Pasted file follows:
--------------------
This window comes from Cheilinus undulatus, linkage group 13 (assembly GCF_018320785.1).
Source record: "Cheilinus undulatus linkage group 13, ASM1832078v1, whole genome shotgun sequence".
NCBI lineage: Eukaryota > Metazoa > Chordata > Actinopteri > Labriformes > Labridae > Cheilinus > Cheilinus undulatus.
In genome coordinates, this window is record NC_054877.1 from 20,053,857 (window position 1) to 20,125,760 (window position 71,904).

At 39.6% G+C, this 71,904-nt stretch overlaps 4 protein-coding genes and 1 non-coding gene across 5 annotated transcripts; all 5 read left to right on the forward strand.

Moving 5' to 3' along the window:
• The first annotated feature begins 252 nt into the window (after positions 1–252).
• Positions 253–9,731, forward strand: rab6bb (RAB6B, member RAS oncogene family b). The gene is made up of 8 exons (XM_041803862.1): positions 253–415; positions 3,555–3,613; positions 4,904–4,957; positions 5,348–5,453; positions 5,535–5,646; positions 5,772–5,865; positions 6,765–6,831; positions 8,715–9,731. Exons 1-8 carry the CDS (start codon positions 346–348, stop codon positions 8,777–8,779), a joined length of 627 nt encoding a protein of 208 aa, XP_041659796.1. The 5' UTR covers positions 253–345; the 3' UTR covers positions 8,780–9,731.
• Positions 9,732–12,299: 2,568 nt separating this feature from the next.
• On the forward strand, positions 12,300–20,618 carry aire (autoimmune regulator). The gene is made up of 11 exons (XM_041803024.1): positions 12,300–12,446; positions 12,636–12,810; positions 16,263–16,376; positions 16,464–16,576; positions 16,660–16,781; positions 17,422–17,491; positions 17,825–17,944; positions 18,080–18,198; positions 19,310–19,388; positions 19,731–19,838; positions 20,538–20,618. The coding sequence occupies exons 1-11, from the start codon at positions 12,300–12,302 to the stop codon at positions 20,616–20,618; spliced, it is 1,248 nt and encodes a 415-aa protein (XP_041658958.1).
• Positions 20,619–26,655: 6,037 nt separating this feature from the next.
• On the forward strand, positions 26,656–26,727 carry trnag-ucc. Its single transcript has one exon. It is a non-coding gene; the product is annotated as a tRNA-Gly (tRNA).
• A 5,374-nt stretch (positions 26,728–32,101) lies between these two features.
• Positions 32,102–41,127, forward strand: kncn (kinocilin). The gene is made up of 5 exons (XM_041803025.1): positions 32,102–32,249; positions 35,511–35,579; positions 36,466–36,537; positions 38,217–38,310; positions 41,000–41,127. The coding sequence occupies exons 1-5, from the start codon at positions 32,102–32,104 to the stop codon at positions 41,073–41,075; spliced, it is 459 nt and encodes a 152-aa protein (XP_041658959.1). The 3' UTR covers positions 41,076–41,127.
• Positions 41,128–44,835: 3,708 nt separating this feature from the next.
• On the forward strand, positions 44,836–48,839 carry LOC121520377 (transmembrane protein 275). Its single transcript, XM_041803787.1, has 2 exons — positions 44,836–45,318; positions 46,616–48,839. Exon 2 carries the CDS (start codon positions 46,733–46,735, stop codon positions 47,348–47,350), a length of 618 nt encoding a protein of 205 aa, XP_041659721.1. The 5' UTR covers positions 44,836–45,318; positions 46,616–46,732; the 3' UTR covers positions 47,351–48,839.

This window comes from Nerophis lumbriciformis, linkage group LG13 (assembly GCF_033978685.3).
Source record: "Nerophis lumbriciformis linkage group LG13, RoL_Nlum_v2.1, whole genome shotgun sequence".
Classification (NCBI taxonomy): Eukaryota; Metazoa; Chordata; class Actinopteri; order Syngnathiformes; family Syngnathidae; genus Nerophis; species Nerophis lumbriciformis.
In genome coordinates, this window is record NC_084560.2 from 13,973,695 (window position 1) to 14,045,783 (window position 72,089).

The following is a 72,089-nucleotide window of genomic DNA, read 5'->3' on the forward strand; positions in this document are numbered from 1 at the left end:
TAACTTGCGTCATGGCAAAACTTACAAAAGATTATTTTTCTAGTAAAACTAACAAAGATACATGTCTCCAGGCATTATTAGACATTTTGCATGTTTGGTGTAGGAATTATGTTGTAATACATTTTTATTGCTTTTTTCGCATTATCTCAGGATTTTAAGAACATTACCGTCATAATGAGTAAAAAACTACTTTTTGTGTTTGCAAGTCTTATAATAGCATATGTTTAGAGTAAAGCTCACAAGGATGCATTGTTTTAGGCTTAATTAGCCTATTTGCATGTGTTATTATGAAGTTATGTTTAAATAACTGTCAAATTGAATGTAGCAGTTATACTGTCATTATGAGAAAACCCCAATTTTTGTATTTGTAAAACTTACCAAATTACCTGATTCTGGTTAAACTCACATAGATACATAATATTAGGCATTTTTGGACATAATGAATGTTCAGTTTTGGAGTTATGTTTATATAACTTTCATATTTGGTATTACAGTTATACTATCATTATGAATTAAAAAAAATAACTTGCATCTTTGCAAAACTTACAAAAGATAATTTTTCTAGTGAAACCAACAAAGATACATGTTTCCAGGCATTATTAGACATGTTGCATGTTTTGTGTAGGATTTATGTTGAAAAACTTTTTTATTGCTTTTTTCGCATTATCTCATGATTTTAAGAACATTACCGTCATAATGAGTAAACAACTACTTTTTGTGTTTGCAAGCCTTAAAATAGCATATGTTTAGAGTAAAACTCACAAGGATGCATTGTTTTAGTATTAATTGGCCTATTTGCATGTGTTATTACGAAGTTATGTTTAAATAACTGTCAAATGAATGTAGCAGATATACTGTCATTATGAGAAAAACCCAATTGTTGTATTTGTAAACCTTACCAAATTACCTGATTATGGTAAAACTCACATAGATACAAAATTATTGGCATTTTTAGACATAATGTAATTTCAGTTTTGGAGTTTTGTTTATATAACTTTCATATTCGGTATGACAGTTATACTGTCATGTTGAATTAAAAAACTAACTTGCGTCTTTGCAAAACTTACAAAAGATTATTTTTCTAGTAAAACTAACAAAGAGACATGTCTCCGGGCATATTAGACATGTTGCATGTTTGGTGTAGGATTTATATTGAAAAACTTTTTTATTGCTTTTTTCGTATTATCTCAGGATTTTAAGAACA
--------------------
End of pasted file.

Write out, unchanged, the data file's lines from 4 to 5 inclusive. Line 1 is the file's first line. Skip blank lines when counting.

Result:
In genome coordinates, this window is record NC_054877.1 from 20,053,857 (window position 1) to 20,125,760 (window position 71,904).

At 39.6% G+C, this 71,904-nt stretch overlaps 4 protein-coding genes and 1 non-coding gene across 5 annotated transcripts; all 5 read left to right on the forward strand.